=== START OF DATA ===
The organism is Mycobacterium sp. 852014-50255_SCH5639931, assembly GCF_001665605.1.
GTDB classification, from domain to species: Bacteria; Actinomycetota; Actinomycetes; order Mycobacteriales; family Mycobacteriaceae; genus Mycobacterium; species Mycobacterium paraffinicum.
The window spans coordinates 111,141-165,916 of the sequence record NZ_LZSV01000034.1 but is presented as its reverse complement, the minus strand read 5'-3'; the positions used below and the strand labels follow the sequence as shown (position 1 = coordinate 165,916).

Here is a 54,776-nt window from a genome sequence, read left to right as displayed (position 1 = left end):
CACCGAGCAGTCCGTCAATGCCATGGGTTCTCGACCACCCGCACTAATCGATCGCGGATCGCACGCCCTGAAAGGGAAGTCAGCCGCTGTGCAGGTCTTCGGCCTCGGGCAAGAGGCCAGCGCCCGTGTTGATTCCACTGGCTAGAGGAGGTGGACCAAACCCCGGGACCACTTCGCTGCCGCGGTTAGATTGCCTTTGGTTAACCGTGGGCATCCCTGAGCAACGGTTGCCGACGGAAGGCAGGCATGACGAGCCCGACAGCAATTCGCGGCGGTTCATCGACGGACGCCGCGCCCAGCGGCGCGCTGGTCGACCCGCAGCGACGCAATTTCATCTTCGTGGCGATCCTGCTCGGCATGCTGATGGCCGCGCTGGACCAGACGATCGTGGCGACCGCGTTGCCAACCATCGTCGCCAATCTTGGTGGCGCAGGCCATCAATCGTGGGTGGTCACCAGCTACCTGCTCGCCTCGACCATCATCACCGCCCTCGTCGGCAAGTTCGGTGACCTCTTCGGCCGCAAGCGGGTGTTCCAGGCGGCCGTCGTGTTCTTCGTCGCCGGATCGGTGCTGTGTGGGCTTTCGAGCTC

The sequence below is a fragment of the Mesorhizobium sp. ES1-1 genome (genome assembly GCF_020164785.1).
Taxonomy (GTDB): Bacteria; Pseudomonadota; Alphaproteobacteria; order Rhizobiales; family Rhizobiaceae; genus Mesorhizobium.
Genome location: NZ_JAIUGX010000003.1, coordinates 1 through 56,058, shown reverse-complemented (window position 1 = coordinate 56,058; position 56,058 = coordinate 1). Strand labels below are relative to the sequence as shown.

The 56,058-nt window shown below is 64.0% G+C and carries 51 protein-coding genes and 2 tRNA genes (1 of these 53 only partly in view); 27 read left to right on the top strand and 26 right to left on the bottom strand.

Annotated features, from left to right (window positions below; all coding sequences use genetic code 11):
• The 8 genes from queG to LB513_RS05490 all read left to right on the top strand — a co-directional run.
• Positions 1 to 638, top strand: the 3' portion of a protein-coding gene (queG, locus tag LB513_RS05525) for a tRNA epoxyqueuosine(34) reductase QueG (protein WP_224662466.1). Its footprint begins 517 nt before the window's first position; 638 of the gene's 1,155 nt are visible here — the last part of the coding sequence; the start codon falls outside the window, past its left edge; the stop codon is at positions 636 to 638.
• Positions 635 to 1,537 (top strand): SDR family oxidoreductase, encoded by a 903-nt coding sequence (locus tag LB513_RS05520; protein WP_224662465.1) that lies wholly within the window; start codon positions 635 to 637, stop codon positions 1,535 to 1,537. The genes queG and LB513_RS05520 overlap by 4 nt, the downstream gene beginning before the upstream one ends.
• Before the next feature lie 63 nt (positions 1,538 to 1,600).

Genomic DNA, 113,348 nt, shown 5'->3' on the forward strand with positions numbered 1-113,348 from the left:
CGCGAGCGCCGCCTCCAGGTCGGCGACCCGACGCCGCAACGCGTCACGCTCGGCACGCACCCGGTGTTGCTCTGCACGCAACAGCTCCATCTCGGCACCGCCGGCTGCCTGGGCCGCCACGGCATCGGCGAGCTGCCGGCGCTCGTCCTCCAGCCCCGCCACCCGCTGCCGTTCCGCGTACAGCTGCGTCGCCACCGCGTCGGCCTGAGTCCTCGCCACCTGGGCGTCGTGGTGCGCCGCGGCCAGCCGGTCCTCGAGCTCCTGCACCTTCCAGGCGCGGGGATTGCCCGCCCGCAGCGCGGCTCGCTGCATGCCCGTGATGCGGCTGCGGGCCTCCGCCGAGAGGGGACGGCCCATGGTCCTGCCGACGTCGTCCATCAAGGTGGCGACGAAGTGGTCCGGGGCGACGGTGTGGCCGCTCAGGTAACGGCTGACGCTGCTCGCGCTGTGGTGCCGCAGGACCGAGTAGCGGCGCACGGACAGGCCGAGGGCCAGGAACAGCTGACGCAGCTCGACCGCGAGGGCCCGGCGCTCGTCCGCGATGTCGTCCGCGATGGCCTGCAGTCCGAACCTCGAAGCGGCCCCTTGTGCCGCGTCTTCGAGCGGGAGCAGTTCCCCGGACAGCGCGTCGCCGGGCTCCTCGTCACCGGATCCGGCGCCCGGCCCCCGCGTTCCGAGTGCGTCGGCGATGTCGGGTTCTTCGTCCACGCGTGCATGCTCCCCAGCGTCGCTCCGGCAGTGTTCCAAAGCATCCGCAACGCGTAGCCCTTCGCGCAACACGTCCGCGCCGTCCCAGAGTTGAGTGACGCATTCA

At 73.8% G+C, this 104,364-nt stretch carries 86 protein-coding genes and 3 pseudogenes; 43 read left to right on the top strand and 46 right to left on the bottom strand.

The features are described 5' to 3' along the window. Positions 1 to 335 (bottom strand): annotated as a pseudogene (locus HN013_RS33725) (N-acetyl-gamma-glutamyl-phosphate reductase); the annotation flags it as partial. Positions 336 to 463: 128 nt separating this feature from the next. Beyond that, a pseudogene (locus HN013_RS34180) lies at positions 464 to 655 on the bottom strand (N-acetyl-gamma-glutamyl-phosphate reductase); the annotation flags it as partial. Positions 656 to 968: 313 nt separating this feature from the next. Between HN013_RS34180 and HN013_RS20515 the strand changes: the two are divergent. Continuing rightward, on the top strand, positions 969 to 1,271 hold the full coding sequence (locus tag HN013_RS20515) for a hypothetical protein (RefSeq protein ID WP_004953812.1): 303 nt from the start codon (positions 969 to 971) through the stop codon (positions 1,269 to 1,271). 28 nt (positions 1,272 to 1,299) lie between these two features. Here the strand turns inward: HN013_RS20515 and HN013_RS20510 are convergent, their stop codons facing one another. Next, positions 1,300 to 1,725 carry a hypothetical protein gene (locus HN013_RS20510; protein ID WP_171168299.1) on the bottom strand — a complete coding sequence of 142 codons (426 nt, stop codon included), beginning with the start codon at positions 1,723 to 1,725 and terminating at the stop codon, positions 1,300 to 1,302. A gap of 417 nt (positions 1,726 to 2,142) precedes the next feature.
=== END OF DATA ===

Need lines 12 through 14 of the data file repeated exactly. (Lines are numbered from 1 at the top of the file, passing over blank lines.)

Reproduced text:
• Positions 1 to 638, top strand: the 3' portion of a protein-coding gene (queG, locus tag LB513_RS05525) for a tRNA epoxyqueuosine(34) reductase QueG (protein WP_224662466.1). Its footprint begins 517 nt before the window's first position; 638 of the gene's 1,155 nt are visible here — the last part of the coding sequence; the start codon falls outside the window, past its left edge; the stop codon is at positions 636 to 638.
• Positions 635 to 1,537 (top strand): SDR family oxidoreductase, encoded by a 903-nt coding sequence (locus tag LB513_RS05520; protein WP_224662465.1) that lies wholly within the window; start codon positions 635 to 637, stop codon positions 1,535 to 1,537. The genes queG and LB513_RS05520 overlap by 4 nt, the downstream gene beginning before the upstream one ends.
• Before the next feature lie 63 nt (positions 1,538 to 1,600).